The Atlantic:

The double drive-thru is a characteristic feature of Checkers restaurants nationwide of the last 25 years. The problem, however, is the 25,000 square feet needed to build the driveways was not always easy to find in more crowded areas, keeping the hamburger chain from getting some prime locations.

So for the Tampa, Fla.-based Checkers, necessity became the mother of invention. To increase market share, the company decreased the size of its stores, developing two new store formats and a modified version of its traditional double drive-thru to grease its expansion into denser suburban and metropolitan markets.

The shrink-to-fit business strategy is paying off. Checkers recently introduced new inline and end-cap restaurant models that can fit into spaces as small as 1,200 square feet. The new models also cost a lot less to build, making it more attractive for franchise expansion.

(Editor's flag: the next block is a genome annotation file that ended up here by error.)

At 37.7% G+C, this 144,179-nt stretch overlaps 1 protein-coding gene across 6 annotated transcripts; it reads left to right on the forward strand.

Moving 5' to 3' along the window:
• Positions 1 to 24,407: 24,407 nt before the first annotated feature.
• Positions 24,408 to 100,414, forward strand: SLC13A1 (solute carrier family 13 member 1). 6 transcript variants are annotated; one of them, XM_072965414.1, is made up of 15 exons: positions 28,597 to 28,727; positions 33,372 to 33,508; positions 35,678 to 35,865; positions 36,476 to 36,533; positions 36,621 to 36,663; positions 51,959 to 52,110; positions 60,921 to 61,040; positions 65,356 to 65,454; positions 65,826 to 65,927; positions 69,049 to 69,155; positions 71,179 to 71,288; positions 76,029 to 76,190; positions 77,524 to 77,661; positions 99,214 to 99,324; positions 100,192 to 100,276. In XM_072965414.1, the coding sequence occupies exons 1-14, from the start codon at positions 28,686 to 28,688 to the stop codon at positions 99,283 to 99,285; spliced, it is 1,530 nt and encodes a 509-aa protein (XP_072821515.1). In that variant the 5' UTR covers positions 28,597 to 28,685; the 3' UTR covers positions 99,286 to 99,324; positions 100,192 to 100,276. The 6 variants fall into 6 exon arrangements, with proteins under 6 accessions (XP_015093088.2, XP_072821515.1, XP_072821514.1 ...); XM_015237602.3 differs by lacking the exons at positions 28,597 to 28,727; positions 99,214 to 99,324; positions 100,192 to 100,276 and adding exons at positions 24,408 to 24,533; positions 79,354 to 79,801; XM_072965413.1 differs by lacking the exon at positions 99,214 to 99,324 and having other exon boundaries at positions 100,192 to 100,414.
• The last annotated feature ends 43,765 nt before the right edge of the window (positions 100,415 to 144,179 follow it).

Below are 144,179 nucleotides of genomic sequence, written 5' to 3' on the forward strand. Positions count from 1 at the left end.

The numbers prove it out. The new 2,000-square-foot space designed to fit the end-cap space in a shopping center has a single drive-thru. The build-out costs for that model runs between $400,000 and $450,000 – about half of the $850,000 average build-out of the double drive-thru. A better bargain is the inline store. That build-out can cost as little as $300,000.

The lower cost will also help the corporation’s bottom line.